## Effect of freefall on hydrostatic/atmospheric pressure

I was thinking about Walter Lewin's thinking question: "If an astronaut were to try to drink from a sphere of floating juice through a straw in a capsule pressurised at 1 atm, could he drink effectively?"
The answer to this is yes because of the atmospheric pressure. But it got me thinking about the hydrostatic pressure in this situation and also the atmospheric pressure of the air in the capsule.
If this satellite is in free fall (assuming it's orbit is circular, then everything is accelerating uniformly ie. the ball of juice, the air "above" it, the astronaut etc.). Now if we consider the ball of juice, would there be any hydrostatic pressure difference in the middle of the ball compared to the edges (atmospheric pressure)? I would argue not as the hydrostatic pressure of ro g h is due to the weight of the above bearing down on the considered point, but in this case, in freefall, it would seem the weight would not be "felt" as such by the fluid and so the hydrostatic pressure would not be applicable. This could be likened to dropping a 2 litre cola bottle with a few small holes and observing whether the water would stay inside when allowing to free fall, and, having tried it from my roof this afternoon it seems to be true. So this is all very well, if slightly strange, but the weirdest thought comes when considering the atmospheric pressure of the air inside the capsule, and this is where i would appreciate some thoughts to help out here. If the air is also accelerating in freefall, just as the juice which exhibits no hydrostatic pressure is, then how is it that this air can remain at 1 atm?? I feel as though i must be missing something here, but based on the previous reasoning, the atmospheric pressure should be 0, but that surely is wrong. Any thoughts at all from you folks on any of this would be appreciated- very interesting stuff in my opinion and even better if i can get the final puzzle piece in place.
Regards
Dom

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sorax: BRAVO>>>>>

 This could be likened to dropping a 2 litre cola bottle with a few small holes and observing whether the water would stay inside when allowing to free fall, and, having tried it from my roof this afternoon it seems to be true.
Great way to start!!

 If the air is also accelerating in freefall, just as the juice which exhibits no hydrostatic pressure is, then how is it that this air can remain at 1 atm??
What do you think would happen if you pressured the 2 litre cola bottle....say to two
atmospheres...would the freefall have any effect on it's leaking fluid??

 Quote by Naty1 sorax: BRAVO>>>>> Great way to start!! What do you think would happen if you pressured the 2 litre cola bottle....say to two atmospheres...would the freefall have any effect on it's leaking fluid??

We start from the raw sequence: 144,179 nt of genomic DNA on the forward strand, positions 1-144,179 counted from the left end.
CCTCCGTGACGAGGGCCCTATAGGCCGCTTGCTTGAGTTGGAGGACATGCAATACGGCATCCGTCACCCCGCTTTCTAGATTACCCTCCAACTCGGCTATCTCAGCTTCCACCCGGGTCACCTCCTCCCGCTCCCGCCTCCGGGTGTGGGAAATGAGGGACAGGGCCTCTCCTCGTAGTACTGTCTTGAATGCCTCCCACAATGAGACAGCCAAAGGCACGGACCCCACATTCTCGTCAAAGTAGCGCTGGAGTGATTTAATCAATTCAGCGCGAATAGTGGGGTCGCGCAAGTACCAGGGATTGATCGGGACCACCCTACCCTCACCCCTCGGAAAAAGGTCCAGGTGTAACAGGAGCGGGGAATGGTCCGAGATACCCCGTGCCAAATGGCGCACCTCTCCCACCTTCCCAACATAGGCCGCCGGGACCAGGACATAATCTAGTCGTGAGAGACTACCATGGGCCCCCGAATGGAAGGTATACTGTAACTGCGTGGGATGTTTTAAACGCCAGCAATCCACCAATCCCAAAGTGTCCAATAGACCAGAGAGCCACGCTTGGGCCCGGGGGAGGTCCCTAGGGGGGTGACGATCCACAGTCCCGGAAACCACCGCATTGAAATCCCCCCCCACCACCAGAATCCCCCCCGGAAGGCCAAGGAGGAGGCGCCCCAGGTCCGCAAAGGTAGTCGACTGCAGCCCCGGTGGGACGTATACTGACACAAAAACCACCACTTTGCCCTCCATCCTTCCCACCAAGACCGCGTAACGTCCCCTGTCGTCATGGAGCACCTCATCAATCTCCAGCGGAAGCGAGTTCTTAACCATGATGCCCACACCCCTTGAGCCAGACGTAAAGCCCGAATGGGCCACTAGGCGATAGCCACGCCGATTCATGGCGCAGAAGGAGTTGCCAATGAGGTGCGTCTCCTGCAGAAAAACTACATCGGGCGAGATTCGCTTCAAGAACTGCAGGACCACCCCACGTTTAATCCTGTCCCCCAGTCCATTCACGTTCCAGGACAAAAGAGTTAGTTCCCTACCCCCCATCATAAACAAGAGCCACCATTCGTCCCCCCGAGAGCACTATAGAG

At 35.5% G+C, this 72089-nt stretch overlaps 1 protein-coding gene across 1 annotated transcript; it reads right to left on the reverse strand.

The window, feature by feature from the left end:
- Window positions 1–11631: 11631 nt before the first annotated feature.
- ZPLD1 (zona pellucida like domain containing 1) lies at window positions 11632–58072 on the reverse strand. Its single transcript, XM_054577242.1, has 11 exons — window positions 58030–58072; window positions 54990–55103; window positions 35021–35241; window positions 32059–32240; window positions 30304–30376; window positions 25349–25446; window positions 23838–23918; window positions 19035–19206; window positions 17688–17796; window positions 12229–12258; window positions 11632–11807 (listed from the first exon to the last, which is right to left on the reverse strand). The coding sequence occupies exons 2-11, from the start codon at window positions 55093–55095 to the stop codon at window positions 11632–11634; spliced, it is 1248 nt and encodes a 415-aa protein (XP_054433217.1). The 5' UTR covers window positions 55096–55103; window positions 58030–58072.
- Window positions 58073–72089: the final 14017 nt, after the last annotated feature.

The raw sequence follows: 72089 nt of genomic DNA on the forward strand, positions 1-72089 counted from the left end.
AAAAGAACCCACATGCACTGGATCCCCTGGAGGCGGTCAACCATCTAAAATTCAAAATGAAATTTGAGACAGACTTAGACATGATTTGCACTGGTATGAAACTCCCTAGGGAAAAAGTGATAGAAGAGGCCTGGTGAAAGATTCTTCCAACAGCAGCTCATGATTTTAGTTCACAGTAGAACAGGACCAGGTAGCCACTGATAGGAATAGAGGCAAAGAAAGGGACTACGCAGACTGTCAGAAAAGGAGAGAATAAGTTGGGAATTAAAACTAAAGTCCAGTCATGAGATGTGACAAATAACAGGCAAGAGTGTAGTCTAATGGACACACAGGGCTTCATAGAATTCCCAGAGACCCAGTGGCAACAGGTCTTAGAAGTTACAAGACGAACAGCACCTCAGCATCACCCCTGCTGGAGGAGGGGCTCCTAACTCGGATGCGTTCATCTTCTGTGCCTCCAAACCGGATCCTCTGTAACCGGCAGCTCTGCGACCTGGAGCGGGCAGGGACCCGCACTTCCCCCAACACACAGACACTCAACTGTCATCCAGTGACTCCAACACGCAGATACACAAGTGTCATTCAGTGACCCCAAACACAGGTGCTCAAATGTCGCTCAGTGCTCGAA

Assuming that the hydrostatic pressure at the bottom of a new bottle is now two atmosheres, and we drop the bottle assuming no air resistance, the water above the bottom is still accelerating at the same rate as the bottom, so no net hydrostatic pressire is observed again. At least i think that's what would happen...

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## Effect of freefall on hydrostatic/atmospheric pressure

I would have thought the net pressure remained at the 'charge' of 1 atmosphere.

We are disregarding the slight effects of tidal gravity here....and the fact that gravity g
is not constant at the top and bottom of the bottle.....negligible effects here.

 Quote by Naty1 I would have thought the net pressure remained at the 'charge' of 1 atmosphere. We are disregarding the slight effects of tidal gravity here....and the fact that gravity g is not constant at the top and bottom of the bottle.....negligible effects here.
Hmmmmm.....
Assuming that water is incompressible, the only way you can pressurise a bottle to a higher pressure is to increase the size of the bottle. So in the first case, assuming that the 2l bottle is 30cm high, the density of water is 1000kg/m^3 and g= 10ms^-1, then the pressure is:
1000 x 10 x 0.3= 3000Pa=3kPa
This is the hydrostatic pressure at the bottom of the bottle, which is 3/100 ths of an atmosphere. Bear in mind that the absolute pressure is this + atmospheric pressure, but at an absolute pressure of 1 atmosphere in the bottle, nothing would happen so that's a fairly redundant concept.
So to get to two atmospheres i need a bottle of height:
200000/(10 x 1000)= 20m
In this case, if i were to drop this ridiculously big bottle there would still be no net force on the bottom and so no hydrostatic pressure and so no water out of the side.
The hypothetical situation in the spaceship is still baffling me though.
 Recognitions: Gold Member The space capsule is pressurized internally using high pressure gas cylinders. Because the effective gravity is zero in the capsule, there is no hydrostatic pressure of the air. But hydrostatic column is not the only way to create pressure. The air pressure outside the cabin is essentially zero. But, inside the cabin, there are gas cylinders at high pressure that release air to maintain the cabin pressure (which actually is somewhat less than 1 atmosphere). Any air that leaks out through the non-hermetically sealed shell is replaced by air from the cylinders. What do you think would happen with your free falling soda bottle if you covered the holes, shook it up, and then uncovered the holes?

 Quote by Chestermiller But hydrostatic column is not the only way to create pressure.